Look again. Some of this I only learned later. He is angular and strong but still delicate; he has intensely dark eyes. His hair is unfashionably short for the late 1970ís. He has one outfit that is all white, or rather off-white, and one that is indigo, including one pair each of white and blue Italian tennis sneakers, very clean. He is watching his money, saved from working as a waiter for over a year. He is in motion and not. Sometimes, during long afternoons lying alone in his cheap, cool hotel room, he looks at a book about Giorgio Morandi, which he has brought from home. The book is a kind of guy-wire, a form of attachment. It is also -- since when he is lying alone in his room he often places it flat and unopened on his chest -- a weight to hold him down. When he does look at those reproductions he always feels a little frisson of disorientation, nausea, and pleasure: at the way Morandi makes absolutely solid objects melt into one another, and at the fact of painting itself. He was out of the country once three years before this, the best part of art school. He still believes in painting, clings to it as a way to understand -- to get to -- abstraction and the quotidian, but he is scared, he has no idea what he will do when he goes back to the United States. He feels completely cut off -- but that is also the point. He cannot imagine his family in this place, and that thought makes it possible to sleep, and some days to sleep almost all the time. He has not spoken to his parents, who live in Florida, in almost two years. Well they canít see me or my life, but thatís not exactly an unusual story, he said to me as we walked around Jerusalem. Ten years later we were sitting in a restaurant in New York. He was sick; I was in a state of panic so violent that I was almost numb. God, he said, putting his fork down and lowering his voice, squinting at me, and obviously in pain, almost hissing at me: God, all of these stories about people being diagnosed and then taken home to the Midwest, back into the bosom of their families. I canít stand it; what are they trying to prove?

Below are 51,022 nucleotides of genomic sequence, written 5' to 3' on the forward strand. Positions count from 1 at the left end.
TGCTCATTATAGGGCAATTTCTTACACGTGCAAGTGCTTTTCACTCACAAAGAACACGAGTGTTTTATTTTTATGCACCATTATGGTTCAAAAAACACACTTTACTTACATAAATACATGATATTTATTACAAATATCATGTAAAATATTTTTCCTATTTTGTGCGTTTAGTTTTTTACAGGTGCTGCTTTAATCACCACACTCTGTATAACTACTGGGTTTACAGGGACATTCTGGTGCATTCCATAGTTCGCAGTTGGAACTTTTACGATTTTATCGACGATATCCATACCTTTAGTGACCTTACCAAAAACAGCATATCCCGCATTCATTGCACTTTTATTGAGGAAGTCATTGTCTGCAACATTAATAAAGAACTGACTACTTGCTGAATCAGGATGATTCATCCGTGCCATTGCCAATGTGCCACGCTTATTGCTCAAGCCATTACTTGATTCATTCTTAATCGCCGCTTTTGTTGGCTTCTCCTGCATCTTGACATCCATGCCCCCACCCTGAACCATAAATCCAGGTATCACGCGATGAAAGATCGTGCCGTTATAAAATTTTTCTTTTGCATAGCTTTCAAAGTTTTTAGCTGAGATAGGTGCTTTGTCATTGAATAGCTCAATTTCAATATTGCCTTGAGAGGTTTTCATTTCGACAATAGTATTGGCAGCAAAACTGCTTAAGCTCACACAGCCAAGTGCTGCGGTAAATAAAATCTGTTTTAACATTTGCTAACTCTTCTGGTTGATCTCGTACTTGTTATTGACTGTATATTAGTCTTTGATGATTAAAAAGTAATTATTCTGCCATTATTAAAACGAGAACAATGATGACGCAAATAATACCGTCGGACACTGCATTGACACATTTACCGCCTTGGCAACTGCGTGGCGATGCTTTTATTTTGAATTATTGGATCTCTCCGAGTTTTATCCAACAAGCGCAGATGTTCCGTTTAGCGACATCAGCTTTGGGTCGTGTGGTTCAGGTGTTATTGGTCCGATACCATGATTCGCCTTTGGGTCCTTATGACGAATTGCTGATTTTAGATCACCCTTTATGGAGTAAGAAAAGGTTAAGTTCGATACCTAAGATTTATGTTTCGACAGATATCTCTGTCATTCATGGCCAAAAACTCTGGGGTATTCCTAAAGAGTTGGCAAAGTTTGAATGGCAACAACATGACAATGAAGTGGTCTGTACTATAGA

He did not leave New York and go to his family. He moved back to San Francisco, to live with a former lover; to make a beautiful terraced garden in what had been an abandoned lot across from his house; and, nine months later, to kill himself in the most spectacular and evanescent way possible, by jumping from the Golden Gate Bridge, one thin grey autumn afternoon.

Today Mamila Street no longer exists, or it exists only as a kind of palimpsest. During the winter of 1990 the street and all the beautiful buildings on it were demolished; a number of years later I returned to the city for a week and one day left my hotel and walked toward the center of town with a mission -- with an almost archaeological purpose in mind. But before I reached what I had thought would be my destination, I found myself standing on a concrete island in the middle of traffic, stunned. I was there, but I was lost. I had wanted to go to the spot, however indefinite, however changed, and to gesture to it in my mind, memorially -- to say to myself: We were there, we were once right there. Though I knew the entire area had been razed and rebuilt, I still thought that once I reached a certain point I would see something I would recognize. Standing on that island I realized the reconfiguration had been so thorough that not only the old map I was carrying but my entire sense of space were now wildly wrong. Cars sped by and I stood there looking around stupidly, or looking around like a bewildered child. A man waited next to me for a minute -- he was caught there between traffic lights -- and I turned to him. Do you know where Mamila Street was? I asked. I felt like I was saying: Are you my mother? But he must have been a relatively recent immigrant; he had no idea what I was talking about. I also wanted to know what had happened to the shop that had held out for so long, resisted because the owners had thought of it and themselves as a piece of history. Some people said: I know the place you mean, yes itís gone. But others told me: No, it was preserved -- taken down, but carefully, stone by stone. They said: Itís all sitting in storage in a warehouse on the outskirts of the city -- waiting to be reassembled somewhere else, erected as a monument.


We were walking up to the Dormition Abbey (Mary slept there), just outside the walls of the Old City. Standing next to the enormous door leading into the church, I whispered to him: The sign says itís closed between 1 and 4. But he put his finger over his mouth to hush me and pushed the door partway open, and I heard the steady sighing of the monks chanting their service. Franciscan, he whispered in my ear, as though that explained the mystery. The day before we had intruded on part of the service at the Armenian church, where the somber, bearded men in black robes and caps, or the gorgeous young boys in their robes, or maybe the clouds of frankincense, had made Mark start to faint. The floor was covered with faded rugs; the men and boys moved in and out of the room to cues we did not understand; there were no pews. We walked outside, as quietly as we could, into the sun and heat, looking for a shadow in which to stand. Well I guess thatís enough for one day, he said. He leaned on my shoulder and laughed a little, embarrassed at having been overcome.